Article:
"No dry handbook purveying conventional wisdom with an air of authority, this volume is the product of a group of scholars doing some of the most exciting work on Greek tragedy. They contribute essays on such subjects as the civic context of Athenian theater, Dionysus, the composition of the audience, pictorial representations of tragedy, the sociology of tragedy (gender, class), tragic language, and the construction of the plot, concluding with chapters on modern adaptations and performances and recent critical approaches. One may consult the volume on particular topics or read it cover to cover: the essays are lively and the treatments thorough without suppressing individual styles and views....Highly recommended for all classics collections." D. Konstan, Choice
"It is not merely ironic, but a welcome sign of growing theoretical sophistication among classicists, that the book should demonstrate so convincingly the benefits - indeed, the necessity - of studying Greek tragedy from more than merely literary perspectives. The general quality of the essays is remarkably high: they address topics of central interest with both methodological awareness and (where appropriate) command of relevant textual detail. In sum, I believe that serious students of Greek tragedy will find this to be a boon Companion indeed, and will return to their primary texts with excitement and gratitude for a heightened appreciation of tragedy's complex cultural significance." Southern Humanities Review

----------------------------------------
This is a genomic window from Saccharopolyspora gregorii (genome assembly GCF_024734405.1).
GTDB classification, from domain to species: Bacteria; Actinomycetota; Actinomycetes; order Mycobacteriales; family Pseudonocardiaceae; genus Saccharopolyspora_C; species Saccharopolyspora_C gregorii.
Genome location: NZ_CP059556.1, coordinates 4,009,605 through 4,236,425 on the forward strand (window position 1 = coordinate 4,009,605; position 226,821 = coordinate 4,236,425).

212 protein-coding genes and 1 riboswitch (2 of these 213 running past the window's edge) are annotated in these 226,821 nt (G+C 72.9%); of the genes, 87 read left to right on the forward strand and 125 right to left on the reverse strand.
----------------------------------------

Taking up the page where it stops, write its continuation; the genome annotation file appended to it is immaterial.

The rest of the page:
This book presents ancient Greek tragedy in the context of late twentieth-century reading, criticism and performance. The twelve chapters, written by seven distinguished scholars, cover tragedy as an institution in the civic life of ancient Athens, a range of approaches to the surviving plays, and changing patterns of reception, adaptation and performance from antiquity to the present.